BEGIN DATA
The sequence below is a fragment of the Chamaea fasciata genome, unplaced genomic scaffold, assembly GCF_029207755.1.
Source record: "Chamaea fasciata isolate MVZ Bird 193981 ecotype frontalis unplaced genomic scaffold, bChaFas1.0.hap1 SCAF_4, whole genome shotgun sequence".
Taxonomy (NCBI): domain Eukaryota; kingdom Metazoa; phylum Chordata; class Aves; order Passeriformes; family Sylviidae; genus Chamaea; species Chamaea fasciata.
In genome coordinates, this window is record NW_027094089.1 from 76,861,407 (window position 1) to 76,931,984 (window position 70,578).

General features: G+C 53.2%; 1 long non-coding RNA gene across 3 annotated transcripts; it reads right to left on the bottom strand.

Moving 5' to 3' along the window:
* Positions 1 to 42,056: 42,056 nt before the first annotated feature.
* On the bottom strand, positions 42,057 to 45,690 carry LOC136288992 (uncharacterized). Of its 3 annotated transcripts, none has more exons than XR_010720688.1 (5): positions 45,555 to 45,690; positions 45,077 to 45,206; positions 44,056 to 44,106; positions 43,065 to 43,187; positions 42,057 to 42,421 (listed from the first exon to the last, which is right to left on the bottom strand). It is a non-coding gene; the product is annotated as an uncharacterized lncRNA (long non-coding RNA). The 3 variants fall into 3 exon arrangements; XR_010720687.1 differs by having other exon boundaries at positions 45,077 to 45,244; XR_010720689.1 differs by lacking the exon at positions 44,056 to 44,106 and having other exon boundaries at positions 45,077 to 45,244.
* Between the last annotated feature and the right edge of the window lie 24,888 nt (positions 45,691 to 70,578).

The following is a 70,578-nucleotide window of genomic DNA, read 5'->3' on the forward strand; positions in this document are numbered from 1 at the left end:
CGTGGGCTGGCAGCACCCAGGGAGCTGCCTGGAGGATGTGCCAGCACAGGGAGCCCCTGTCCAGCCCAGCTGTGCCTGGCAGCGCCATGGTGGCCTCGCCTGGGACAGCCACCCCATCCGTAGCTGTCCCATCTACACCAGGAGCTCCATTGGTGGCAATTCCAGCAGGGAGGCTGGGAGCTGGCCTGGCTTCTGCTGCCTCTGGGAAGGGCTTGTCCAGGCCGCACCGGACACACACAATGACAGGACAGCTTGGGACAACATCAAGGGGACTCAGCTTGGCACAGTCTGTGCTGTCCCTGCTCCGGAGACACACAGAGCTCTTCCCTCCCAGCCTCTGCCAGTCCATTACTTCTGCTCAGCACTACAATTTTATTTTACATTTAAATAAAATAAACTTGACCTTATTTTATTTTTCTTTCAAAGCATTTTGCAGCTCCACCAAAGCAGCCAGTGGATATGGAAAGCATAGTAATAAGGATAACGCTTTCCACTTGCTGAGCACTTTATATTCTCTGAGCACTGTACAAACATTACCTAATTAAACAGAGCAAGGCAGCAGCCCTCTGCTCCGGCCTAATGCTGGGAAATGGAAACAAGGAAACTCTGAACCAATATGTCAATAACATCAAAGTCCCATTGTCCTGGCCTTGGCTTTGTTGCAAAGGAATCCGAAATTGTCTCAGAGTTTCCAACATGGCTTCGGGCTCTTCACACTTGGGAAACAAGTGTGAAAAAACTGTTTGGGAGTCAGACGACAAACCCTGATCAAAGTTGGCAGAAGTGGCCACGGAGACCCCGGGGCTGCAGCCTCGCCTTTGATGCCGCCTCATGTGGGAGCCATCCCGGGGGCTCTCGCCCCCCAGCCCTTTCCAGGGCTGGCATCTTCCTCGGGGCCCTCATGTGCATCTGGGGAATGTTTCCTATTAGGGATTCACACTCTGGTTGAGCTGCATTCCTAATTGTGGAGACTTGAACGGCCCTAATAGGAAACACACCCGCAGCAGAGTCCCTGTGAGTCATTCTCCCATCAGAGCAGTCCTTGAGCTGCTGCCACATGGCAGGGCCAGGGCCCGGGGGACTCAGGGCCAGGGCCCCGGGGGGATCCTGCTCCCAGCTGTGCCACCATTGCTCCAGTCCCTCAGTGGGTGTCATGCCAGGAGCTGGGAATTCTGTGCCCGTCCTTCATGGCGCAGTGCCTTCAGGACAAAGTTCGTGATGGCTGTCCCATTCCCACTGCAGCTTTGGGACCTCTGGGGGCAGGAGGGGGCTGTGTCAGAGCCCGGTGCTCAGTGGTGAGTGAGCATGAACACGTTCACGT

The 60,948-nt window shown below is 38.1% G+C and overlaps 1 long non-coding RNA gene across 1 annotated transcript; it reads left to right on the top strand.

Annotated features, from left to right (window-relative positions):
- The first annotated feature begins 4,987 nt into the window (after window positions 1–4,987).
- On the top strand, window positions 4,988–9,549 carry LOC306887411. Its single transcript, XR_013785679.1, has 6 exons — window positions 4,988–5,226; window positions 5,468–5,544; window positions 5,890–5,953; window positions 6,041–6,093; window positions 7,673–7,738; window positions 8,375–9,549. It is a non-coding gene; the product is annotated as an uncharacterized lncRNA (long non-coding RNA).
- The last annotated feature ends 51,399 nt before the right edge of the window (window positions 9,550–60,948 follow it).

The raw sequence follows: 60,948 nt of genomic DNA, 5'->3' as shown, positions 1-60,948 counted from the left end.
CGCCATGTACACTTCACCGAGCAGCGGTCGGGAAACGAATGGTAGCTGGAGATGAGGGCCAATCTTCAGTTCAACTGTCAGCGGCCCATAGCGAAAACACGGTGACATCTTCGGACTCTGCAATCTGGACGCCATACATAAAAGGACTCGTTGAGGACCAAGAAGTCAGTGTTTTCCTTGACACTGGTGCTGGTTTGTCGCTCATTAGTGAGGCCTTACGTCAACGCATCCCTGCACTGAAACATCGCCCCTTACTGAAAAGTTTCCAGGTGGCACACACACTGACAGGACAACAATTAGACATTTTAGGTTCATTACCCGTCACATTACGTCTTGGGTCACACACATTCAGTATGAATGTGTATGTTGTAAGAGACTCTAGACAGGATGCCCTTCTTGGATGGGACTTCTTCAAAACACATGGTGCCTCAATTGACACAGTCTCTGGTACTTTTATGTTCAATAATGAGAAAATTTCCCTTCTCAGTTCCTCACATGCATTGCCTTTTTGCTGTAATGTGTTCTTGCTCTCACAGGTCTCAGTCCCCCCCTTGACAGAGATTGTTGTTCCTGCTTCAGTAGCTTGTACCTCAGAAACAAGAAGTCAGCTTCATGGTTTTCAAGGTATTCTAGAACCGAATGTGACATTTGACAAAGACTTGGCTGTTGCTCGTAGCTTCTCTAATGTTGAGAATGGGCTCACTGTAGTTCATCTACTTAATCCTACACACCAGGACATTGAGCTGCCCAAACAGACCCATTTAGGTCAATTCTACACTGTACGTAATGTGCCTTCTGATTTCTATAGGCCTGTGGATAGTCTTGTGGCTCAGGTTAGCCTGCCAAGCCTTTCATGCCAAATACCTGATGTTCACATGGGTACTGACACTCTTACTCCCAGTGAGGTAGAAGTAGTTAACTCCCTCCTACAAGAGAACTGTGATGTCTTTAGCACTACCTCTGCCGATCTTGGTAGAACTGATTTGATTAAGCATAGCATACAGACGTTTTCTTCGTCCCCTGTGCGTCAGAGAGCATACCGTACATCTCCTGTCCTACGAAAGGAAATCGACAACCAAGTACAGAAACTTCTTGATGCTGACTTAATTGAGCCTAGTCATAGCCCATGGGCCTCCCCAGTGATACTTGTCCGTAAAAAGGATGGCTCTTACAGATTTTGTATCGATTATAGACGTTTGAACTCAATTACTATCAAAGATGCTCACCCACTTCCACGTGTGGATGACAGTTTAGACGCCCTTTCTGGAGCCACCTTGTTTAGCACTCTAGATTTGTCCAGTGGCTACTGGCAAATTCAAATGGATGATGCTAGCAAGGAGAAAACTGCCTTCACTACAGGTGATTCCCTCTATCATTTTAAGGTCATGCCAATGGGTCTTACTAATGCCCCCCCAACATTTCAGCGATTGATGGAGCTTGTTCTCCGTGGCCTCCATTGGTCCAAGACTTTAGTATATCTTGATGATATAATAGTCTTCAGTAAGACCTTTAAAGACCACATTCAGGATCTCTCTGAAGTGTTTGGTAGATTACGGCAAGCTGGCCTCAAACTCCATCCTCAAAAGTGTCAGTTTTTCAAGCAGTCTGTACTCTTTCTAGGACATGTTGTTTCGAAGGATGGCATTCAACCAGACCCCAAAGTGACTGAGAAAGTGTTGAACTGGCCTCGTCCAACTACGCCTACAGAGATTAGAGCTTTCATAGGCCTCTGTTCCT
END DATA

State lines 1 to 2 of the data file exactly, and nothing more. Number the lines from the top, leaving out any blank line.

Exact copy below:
The sequence below is a fragment of the Chamaea fasciata genome, unplaced genomic scaffold, assembly GCF_029207755.1.
Source record: "Chamaea fasciata isolate MVZ Bird 193981 ecotype frontalis unplaced genomic scaffold, bChaFas1.0.hap1 SCAF_4, whole genome shotgun sequence".